“Brian Clough wasn’t known for writing letters,” he said. “But he sent me one saying ‘Be good. We love you. Brian and Barbara’.”
Sent to boarding school by a father who had been on 40 RAF bombing missions in the war, he grew up with plenty of fresh air and exercise and learned enough leadership skills on the field to end up running Central Television’s pioneering sports department.
He also loved being ITV’s foot-in-the-door reporter at live football matches.
Well paid for a job he adored, he covered seven World Cups, three Olympic Games and countless live football matches.
Mr Newbon also enjoyed fine dining, chomping on the odd cigar and having his fair share of booze, bacon and chips.
Add on the stress of constant travel – he’d get home from the jams around an Old Trafford Champions League tie at 3am – and something had to give.
Thanks to prompt, expert treatment, he was covering England’s international matches at the 2002 World Cup in Japan just five months later.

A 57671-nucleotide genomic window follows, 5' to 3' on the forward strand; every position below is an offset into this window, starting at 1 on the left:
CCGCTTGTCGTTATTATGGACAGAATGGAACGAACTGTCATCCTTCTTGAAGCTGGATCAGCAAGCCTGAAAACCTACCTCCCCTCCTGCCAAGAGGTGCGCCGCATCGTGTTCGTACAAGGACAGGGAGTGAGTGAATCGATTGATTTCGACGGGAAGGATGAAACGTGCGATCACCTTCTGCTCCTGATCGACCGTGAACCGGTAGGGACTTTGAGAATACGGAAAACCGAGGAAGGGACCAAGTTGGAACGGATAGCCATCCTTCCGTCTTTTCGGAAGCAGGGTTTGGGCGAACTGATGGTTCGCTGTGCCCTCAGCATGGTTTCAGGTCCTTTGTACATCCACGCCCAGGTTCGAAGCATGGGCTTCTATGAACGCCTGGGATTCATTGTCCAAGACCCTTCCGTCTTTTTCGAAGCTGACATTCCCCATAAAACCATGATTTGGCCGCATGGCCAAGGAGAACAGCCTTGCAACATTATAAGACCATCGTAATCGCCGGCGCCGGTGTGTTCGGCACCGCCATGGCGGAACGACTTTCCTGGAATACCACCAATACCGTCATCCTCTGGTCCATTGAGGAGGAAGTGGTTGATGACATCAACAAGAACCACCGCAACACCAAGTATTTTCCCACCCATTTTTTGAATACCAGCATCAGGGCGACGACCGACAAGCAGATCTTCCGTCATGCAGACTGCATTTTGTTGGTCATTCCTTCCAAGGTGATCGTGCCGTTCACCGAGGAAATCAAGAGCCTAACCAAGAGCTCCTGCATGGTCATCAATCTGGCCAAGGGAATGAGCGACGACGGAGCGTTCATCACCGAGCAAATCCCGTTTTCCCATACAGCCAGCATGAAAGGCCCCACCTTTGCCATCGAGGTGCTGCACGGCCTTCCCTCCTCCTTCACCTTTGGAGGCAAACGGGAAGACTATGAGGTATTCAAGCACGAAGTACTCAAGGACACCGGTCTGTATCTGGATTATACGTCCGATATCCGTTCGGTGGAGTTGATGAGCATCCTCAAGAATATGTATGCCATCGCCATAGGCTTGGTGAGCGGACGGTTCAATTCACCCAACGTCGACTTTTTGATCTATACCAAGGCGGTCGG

Still working regularly with new employers Sky Sports, he’ll celebrate his 67th birthday on March 15 with wife Kate and grown-up children Neil, an actor; Laurence, a cameraman at soccer matches; and their younger sister Claire, a freelance journalist and mother of near three-year-old Jake.
He added: “We had no idea that fried foods and chips were bad for us when we were growing up. We didn’t know about processed foods. Cancer covered over things.
“We were healthier because of games and sports but had no education about smoking, drinking and food.”
“Once you are over 50 you should have annual checks for bowel cancer and to check your prostate.
“Today, I don’t miss an opportunity for a check-up. I know I am not invincible any more. I take all my pills. Whatever they say, I will do it.
“My advice is that you don’t want to have one of these strokes, they can leave you paralysed. If you are obese, you will pay for it.”
>More information at www.stroke.org.uk